Permeation

Shiro Kira/J. Patrick Barron/Yuko Atarashi

540円(税込)
ポイント 5pt

通常ポイント:5pt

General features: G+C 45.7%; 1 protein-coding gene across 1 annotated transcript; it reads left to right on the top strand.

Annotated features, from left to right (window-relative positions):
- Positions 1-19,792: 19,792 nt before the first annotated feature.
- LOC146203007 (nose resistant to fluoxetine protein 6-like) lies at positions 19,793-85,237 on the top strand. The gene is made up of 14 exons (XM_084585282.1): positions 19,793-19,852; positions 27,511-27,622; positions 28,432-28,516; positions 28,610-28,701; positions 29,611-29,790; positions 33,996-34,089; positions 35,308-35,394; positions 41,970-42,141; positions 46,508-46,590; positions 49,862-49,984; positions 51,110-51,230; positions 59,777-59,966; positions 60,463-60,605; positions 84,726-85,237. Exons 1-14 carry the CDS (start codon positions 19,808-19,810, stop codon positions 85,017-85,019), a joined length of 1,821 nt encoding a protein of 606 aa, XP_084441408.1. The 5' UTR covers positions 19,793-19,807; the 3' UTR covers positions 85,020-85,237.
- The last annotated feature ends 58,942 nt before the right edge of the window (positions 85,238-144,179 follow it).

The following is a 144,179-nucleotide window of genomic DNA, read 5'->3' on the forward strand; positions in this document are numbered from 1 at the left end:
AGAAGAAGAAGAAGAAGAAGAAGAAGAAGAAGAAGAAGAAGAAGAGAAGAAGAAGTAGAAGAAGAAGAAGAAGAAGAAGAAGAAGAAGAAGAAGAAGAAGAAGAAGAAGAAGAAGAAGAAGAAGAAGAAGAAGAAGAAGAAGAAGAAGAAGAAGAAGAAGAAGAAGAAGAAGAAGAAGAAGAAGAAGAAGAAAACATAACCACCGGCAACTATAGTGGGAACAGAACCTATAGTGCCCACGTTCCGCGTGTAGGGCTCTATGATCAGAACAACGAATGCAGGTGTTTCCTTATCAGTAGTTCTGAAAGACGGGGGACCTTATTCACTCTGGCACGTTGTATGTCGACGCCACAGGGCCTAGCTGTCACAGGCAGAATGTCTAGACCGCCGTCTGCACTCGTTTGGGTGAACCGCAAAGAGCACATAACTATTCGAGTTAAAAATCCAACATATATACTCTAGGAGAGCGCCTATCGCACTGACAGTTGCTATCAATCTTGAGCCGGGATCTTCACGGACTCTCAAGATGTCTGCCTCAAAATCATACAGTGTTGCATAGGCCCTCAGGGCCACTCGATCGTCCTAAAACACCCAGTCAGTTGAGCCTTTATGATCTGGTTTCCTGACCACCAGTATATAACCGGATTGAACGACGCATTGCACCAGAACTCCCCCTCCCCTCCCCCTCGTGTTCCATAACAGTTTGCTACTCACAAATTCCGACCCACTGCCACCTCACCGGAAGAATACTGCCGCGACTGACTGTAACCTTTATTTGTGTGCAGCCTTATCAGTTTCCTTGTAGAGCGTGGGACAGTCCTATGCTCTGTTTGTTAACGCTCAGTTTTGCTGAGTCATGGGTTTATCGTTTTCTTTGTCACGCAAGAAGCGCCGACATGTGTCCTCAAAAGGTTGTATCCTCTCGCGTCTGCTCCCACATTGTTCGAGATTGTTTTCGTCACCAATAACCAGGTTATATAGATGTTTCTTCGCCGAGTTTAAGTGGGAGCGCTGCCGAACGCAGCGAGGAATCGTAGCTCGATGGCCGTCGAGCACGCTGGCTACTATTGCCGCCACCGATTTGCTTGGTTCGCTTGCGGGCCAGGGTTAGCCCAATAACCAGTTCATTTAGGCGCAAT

When was the real voice of Western Medicine in Japan first heard? On the occasion of arrival of Catholic missionaries supported by Portuguese voyagers on mid-16th century? In the age of Nanban (Iberian) and Komo (People of Northern Europe) medicine in the first quarter of the 17th century? Or on the lifting of the ban on the study of Rangaku (Dutch studies) by the Shogun Yoshimune on the mid-18th century? Its growth was influenced often, widely and greatly by pressure from various sources, both within Japan, and countries in Europe or even the US, which had no formal relations with Japan at that time. The author in fully convinced that the growth of Western medicine in Japan was the seeds bed, or at least cultural crucible of the modern history of our country itself. Whithin just over a century, from the lifting of this ban on studying Rangaku by the Shogun Yoshimune until the Meiji Restoration, our forerunners devoted themselves to the introduction of Western medicine to our country, highly evaluating its significance despite turbulent political and social conditions within our early modern history. First of all, they introduced exact illustrations of the inner structures of the human body as basic and important knowledge for physicians in their daily clinical work. Previously they had been given imaginary and nonscientific pictures derived from Chinese medicine, but now they spread medical knowledge classifying it into internal medicine, surgery and gynecology. Furthermore, they expanded their interests into the forefront of astronomy, geography and military science developing essential knowledge in these fields for the modernization of Japan. On the occasion of the annual visits of homage to Edo by the Dutch factory’s staff from Deshima, the Japanese raised multiple questions regarding these items, based on the knowledge acquired through previous visits and asked for introductions to newly-found evidence and requested to import new books on those subjects, to be brought from Europe to Japan the following year. At the beginning, interpreters in Nagasaki were of course the teachers for the next generations of Rangaku scholars. Literally, with the sensation of “essaying on a voyage on a wide ocean in a rudderless boat" they started their work of translation of Dutch books. Then they organized the Dutch-Japanese dictionaries with unceasing effort. They increased the numbers of the dictionaries by hand copying, page-by-page, in Dutch horizontally, and provided corresponding Japanese words vertically. The technique to increase the number of the translated book was to print. However, the way of printing at that time was to use wood plates to inversely carve the letters and figures. To spread knowledge of western countries widely within Japan required a remarkable amount of labor, time, effort and money. In addition to the above described efforts, to generalize the new knowledge further, they established Rangaku Juku, and did their best to educate young students, hoping they would transmit knowledge to the next generation. Students who studied at each Juku, also understood the intention of their forerunners and expanded their learning from medicine to science, social science, and foreign languages other than Dutch. As well informed persons, they went back to the cities of their lords, and reported to them the news and trends of the modern countries in the world. It is not sure whether they predicted the collapse of the Tokugawa Bakufu, the Meiji Restoration and the arrival of the new Meiji age or not. However, it is not too much to say that they played a role in bringing up young, capable persons who pushed forward the change of Japan at that time, The growth of our western medicine was based on a continuation of terrible struggles, filled with hardships, and was not at all smooth. From there, the new Japan was born.著者について

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